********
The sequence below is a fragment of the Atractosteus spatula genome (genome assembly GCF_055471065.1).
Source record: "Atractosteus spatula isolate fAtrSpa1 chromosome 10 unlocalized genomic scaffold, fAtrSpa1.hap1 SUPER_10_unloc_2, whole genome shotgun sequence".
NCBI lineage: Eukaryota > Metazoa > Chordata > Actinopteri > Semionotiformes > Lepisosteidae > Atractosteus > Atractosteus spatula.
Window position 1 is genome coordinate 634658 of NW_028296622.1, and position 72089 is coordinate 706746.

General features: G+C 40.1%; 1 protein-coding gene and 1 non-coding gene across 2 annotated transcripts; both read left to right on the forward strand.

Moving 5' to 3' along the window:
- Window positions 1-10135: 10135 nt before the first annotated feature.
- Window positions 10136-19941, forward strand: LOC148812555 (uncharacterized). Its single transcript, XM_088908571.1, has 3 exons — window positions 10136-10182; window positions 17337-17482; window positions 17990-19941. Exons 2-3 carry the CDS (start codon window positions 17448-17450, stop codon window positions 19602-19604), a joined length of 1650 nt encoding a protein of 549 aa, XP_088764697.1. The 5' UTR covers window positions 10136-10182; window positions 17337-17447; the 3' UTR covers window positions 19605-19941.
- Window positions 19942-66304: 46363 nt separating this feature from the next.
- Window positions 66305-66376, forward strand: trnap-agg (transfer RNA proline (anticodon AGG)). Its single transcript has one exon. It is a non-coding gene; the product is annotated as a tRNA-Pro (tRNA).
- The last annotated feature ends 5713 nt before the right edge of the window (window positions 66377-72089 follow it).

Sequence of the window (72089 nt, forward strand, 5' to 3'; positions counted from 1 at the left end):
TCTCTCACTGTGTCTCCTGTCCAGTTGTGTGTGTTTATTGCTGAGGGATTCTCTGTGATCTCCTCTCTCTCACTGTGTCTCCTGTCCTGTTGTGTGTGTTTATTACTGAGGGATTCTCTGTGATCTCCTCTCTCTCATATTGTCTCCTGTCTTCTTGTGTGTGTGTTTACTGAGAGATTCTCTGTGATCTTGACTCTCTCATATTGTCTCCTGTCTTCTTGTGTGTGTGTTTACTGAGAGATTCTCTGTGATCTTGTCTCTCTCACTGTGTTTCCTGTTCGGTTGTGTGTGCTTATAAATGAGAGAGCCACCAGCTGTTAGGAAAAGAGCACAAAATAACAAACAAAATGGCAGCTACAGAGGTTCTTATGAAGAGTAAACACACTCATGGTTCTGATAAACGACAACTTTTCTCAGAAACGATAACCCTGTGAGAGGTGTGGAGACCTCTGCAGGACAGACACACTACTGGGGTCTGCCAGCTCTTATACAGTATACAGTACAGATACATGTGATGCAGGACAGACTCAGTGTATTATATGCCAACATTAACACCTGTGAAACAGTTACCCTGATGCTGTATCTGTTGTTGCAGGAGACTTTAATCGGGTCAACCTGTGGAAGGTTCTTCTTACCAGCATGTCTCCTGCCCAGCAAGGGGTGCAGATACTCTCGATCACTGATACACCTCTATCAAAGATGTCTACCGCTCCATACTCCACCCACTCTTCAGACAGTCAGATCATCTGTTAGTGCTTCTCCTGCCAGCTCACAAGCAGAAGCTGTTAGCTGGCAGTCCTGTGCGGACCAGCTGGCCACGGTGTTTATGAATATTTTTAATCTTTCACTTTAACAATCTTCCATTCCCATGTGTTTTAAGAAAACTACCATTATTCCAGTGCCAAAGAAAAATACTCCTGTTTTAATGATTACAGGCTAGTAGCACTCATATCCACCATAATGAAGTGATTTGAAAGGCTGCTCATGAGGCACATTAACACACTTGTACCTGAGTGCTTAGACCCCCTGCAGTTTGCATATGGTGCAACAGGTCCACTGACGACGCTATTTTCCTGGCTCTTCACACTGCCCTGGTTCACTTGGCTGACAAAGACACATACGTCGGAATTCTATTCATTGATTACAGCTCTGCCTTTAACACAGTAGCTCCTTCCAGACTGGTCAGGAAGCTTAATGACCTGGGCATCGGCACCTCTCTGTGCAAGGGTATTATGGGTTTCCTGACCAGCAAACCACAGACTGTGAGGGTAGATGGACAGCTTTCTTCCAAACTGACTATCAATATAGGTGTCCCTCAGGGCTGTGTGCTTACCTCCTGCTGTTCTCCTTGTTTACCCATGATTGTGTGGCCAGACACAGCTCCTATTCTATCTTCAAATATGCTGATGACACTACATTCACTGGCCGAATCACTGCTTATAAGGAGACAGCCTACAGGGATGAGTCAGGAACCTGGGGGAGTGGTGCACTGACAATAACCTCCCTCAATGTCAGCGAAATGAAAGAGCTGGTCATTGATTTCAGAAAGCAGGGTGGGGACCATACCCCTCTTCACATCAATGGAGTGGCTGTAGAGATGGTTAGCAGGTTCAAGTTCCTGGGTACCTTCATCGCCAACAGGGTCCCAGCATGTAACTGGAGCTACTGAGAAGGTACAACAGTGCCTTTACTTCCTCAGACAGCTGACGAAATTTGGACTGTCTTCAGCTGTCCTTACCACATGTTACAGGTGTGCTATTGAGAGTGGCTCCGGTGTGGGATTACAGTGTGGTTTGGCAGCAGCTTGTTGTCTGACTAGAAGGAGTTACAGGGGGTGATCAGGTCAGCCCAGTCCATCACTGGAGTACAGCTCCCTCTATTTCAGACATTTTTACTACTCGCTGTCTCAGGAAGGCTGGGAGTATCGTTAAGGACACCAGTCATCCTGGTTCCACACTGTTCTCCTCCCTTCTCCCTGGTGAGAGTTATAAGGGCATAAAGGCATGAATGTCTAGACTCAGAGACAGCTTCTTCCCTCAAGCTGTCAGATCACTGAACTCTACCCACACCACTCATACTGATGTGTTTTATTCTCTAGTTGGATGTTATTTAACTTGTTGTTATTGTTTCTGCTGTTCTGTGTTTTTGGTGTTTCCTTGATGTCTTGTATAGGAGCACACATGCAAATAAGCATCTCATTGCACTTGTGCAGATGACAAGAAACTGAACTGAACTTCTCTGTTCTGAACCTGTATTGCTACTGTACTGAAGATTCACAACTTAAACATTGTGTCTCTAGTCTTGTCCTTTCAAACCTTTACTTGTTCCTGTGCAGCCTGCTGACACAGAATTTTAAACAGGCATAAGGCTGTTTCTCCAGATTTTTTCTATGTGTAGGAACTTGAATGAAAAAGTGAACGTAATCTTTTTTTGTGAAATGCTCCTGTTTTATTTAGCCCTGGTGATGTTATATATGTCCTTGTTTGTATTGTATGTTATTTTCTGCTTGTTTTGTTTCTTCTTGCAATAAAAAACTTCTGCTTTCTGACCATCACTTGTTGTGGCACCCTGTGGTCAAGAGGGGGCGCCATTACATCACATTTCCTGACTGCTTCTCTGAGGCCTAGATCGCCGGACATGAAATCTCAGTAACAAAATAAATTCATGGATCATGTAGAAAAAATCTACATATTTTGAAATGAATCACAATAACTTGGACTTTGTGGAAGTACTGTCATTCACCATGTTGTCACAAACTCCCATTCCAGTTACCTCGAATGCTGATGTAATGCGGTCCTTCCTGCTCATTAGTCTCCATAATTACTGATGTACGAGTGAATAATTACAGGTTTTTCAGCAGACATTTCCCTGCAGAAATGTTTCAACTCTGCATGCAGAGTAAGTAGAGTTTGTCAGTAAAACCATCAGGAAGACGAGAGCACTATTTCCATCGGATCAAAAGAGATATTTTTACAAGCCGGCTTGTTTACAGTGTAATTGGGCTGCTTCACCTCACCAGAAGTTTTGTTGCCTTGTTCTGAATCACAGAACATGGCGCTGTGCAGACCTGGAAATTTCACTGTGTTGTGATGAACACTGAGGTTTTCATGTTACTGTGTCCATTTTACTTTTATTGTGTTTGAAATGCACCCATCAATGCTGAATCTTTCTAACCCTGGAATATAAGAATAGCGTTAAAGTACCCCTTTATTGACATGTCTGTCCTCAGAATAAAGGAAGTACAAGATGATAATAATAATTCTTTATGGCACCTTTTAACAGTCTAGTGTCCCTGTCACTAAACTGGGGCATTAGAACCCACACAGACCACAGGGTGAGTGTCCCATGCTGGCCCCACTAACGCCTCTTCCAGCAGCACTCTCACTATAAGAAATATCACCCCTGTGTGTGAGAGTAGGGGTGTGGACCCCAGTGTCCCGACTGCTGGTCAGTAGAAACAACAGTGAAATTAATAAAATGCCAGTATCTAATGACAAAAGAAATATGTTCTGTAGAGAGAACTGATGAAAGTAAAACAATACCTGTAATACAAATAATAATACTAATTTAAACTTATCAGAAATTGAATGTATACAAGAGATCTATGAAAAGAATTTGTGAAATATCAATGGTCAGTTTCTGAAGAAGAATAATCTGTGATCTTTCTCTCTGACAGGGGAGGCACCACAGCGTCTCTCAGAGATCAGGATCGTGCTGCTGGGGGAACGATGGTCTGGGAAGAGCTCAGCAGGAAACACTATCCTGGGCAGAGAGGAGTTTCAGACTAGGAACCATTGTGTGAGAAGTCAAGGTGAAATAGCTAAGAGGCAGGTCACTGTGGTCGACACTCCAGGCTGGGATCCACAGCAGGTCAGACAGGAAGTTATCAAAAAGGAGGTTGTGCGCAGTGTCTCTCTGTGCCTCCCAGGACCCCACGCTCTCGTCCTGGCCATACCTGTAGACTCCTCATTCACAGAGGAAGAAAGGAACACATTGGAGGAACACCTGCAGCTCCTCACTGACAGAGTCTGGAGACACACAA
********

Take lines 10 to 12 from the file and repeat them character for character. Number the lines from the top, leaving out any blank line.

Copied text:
- Window positions 66305-66376, forward strand: trnap-agg (transfer RNA proline (anticodon AGG)). Its single transcript has one exon. It is a non-coding gene; the product is annotated as a tRNA-Pro (tRNA).
- The last annotated feature ends 5713 nt before the right edge of the window (window positions 66377-72089 follow it).

Sequence of the window (72089 nt, forward strand, 5' to 3'; positions counted from 1 at the left end):